As it stands now, the GOP is focused on delaying the release of the full Mueller report until the American electorate can be cajoled by the president and his party’s leaders into accepting that Attorney General William Barr’s four-page analysis of the findings is a fait accompli.

On April 2, Politico reported, Democrats called for Barr to appear immediately for a hearing to explain his decision last month to release the top-line summary without unveiling the full report.

Barr’s four-page memo asserted that the special counsel did not find a criminal conspiracy between the Trump campaign and Moscow to sway the 2016 presidential election in his 400-page report—but it also said that Mueller did not exonerate the president on obstruction of justice. However, Barr added that he would not charge the president with obstruction of justice. Trump has touted the letter as a complete vindication.

The chairmen of six House committees, including Judiciary’s Jerry Nadler, said in their letter sent Monday to Barr that he should testify “as soon as possible — not in a month, as you have offered, but now” to discuss his rationale.

In their letter and an accompanying nine-page memo to Barr, the Democrats also quibbled with the potential edits and modifications that could limit their ability to see the full Mueller report.

But Barr said before he releases the Mueller report, he would remove four categories of sensitive information: materials gathered during the grand jury process, which are protected by law; classified information dealing with intelligence sources and methods; information tied to ongoing investigations; and anything harmful to “reputational interests of peripheral third parties.”

Democrats pushed back, urging Barr to ask a federal district court judge to give DOJ permission to release materials otherwise protected under grand jury secrecy rules. And they argued that Barr has no authority to hold back information that could harm someone’s “reputational interests,” including materials related to Trump family members who work in the White House.

The Democrats also called on Barr to make a “detailed log of each redaction and the reasons supporting it” in case there are fights later with lawmakers.

Separately, Politico noted, the letter previewed another major moment ahead, calling on Barr “to refrain from interfering with Special Counsel Mueller testifying before the Judiciary Committee — and before any other relevant committees —after the report has been released regarding his investigation and findings.” No date has been scheduled for a Mueller hearing in the House, although Democrats have long signaled plans to call the special counsel in for testimony if they don’t get a complete look at his findings.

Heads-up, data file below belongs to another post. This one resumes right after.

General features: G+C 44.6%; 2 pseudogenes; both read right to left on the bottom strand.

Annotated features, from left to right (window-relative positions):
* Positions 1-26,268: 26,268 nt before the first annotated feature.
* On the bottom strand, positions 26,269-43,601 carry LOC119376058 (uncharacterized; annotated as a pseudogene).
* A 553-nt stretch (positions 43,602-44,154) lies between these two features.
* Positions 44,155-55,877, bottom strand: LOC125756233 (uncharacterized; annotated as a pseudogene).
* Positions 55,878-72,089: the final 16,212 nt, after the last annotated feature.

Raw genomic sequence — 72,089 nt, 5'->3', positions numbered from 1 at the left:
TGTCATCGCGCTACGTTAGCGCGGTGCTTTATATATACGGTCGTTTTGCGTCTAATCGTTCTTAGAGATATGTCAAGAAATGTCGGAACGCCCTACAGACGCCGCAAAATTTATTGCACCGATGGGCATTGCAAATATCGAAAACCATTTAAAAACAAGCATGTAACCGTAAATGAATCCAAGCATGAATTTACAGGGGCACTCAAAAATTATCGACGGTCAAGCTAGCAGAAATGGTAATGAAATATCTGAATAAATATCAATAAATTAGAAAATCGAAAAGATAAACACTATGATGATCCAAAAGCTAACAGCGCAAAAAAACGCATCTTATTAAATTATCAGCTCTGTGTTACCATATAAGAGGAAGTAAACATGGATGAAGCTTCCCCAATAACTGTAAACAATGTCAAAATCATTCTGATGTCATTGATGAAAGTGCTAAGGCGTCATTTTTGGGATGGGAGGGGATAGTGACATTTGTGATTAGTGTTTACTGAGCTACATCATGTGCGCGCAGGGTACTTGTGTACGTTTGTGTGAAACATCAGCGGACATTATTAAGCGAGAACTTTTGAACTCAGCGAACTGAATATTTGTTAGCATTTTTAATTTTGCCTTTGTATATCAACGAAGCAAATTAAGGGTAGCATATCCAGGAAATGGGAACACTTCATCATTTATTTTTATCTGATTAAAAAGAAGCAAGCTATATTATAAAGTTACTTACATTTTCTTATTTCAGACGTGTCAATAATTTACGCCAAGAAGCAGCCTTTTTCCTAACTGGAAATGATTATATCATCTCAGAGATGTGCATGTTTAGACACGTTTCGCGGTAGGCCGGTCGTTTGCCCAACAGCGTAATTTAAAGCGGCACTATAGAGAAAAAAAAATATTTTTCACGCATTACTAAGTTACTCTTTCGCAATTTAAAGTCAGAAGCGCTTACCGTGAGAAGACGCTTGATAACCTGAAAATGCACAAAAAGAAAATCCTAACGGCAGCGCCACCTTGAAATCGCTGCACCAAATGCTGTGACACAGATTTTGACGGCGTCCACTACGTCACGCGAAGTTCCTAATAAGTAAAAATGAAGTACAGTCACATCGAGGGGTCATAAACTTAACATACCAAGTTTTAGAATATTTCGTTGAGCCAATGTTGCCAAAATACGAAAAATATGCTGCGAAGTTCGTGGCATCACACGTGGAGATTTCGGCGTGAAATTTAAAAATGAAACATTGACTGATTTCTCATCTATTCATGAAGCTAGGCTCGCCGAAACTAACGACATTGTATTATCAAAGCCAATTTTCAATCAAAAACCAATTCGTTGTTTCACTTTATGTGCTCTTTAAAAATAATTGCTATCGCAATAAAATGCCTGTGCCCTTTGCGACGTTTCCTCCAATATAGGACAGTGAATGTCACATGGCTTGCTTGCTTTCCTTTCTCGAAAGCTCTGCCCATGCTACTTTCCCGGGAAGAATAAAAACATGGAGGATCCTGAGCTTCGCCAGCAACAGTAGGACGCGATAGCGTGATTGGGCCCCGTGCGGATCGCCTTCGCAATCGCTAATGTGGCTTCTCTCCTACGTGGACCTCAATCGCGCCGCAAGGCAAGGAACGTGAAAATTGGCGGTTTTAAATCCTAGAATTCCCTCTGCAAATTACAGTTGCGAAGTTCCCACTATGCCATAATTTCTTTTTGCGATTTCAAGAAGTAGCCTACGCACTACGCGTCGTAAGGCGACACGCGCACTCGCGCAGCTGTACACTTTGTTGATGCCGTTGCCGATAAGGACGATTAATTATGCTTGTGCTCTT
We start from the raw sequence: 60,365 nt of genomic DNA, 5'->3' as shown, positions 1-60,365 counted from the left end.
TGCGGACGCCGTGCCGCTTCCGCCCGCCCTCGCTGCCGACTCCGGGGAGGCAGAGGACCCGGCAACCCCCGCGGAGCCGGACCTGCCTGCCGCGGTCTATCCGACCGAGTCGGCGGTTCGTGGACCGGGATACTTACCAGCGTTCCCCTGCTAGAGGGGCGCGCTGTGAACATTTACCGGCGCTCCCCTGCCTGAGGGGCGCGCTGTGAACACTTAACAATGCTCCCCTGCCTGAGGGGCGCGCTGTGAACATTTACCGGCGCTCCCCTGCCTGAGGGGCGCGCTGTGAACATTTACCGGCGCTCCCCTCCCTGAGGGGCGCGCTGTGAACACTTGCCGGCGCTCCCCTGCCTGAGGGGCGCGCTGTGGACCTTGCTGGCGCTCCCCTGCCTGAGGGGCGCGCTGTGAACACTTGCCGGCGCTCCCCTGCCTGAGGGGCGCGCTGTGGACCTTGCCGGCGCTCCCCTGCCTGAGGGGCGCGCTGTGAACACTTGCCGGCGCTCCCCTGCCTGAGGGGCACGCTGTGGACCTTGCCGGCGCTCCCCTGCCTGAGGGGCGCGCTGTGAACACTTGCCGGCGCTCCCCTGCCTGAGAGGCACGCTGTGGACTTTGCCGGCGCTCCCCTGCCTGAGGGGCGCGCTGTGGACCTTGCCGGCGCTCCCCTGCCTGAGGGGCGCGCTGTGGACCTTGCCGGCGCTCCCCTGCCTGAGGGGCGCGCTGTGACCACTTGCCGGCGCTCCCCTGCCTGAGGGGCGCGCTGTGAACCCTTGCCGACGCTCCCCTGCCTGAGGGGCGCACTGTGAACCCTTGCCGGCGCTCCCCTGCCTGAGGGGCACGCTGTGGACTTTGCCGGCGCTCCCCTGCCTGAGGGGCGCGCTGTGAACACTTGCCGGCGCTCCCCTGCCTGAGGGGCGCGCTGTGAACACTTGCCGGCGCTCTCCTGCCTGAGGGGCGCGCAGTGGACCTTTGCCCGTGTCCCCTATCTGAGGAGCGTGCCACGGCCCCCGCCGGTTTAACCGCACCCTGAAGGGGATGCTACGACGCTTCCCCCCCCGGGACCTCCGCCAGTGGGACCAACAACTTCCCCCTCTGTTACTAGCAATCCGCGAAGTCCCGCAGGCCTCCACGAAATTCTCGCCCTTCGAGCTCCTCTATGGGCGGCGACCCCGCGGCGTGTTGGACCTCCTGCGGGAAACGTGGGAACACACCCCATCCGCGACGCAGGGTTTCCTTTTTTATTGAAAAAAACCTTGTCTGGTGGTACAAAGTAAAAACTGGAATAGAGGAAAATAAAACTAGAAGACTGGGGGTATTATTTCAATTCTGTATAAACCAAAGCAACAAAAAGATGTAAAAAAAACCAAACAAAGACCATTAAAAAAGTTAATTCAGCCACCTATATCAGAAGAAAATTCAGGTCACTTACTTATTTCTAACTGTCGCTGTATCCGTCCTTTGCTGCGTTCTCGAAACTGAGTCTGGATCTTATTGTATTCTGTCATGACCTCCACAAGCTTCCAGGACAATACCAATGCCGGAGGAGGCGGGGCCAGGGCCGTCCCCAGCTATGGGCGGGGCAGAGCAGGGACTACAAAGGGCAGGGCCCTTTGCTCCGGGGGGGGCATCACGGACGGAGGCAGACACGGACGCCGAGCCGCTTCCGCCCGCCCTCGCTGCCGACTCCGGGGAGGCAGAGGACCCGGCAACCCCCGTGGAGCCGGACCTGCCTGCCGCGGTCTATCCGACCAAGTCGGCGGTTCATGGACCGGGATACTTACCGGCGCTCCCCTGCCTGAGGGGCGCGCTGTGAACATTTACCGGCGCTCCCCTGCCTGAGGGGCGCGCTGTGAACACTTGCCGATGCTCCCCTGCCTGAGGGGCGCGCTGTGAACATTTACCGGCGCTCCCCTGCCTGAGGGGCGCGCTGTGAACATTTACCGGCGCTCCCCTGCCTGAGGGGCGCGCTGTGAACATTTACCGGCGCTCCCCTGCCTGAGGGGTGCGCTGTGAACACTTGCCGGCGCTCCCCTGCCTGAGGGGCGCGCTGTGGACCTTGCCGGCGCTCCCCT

Originally, Nadler had set an April 2 deadline for Barr to hand over Mueller’s report and its underlying evidence. His Democratic-led panel plans on Wednesday to vote on authorizing the use of a subpoena to compel its release “in unredacted form.”

Research contact: @politico

President’s counsel averted firing of Mueller last June

January 29, 2018

Although U.S. President Donald Trump stated at a June 9  press conference in the White House Rose Garden that he “would be “100% willing” to testify under oath to Robert Mueller and his team at the Justice Department, that same month, he tried to have the special counsel fired, according to a January 25 report by The New York Times.

Trump is said by the Times story to have gone to White House Counsel Don McGahn with a list of reasons why Mueller’s appointment represented a conflict of interest with the investigation—among them, a dispute over fees at the Trump National Golf Club in Sterling, Virginia; a former relationship with the law firm that now represented the POTUS’s son-in-law, Jared Kushner; and Mueller’s interview for the FBI director position by the White House just the day before he was appointed to helm the DOJ investigation.

With that list in hand, the president demanded that McGahn call Deputy Attorney General Rod Rosenstein and order that Mueller be ousted, based on the Times report. McGahn balked at the idea—threatening to quit if the president pressed him on it. According to the Times, Trump then backed off.

In drawing a line, McGahn is said to have headed off a Constitutional crisis. He also supported the will of the American people: More than two-thirds of Americans (68%) think Mueller should be allowed to finish his investigation into Russian interference in the 2016 election and attempts by the White House to obstruct justice —and only 14% think he should be fired, a Marist Poll revealed on January 17

When asked about his actions by reporters as he arrived in Davos, Switzerland, for meetings with global political and business leaders attending the World Economic Forum, the President said, “Fake news, folks. A typical New York Times fake story.”

Research contactLee.Miringoff@Marist.edu

Updated version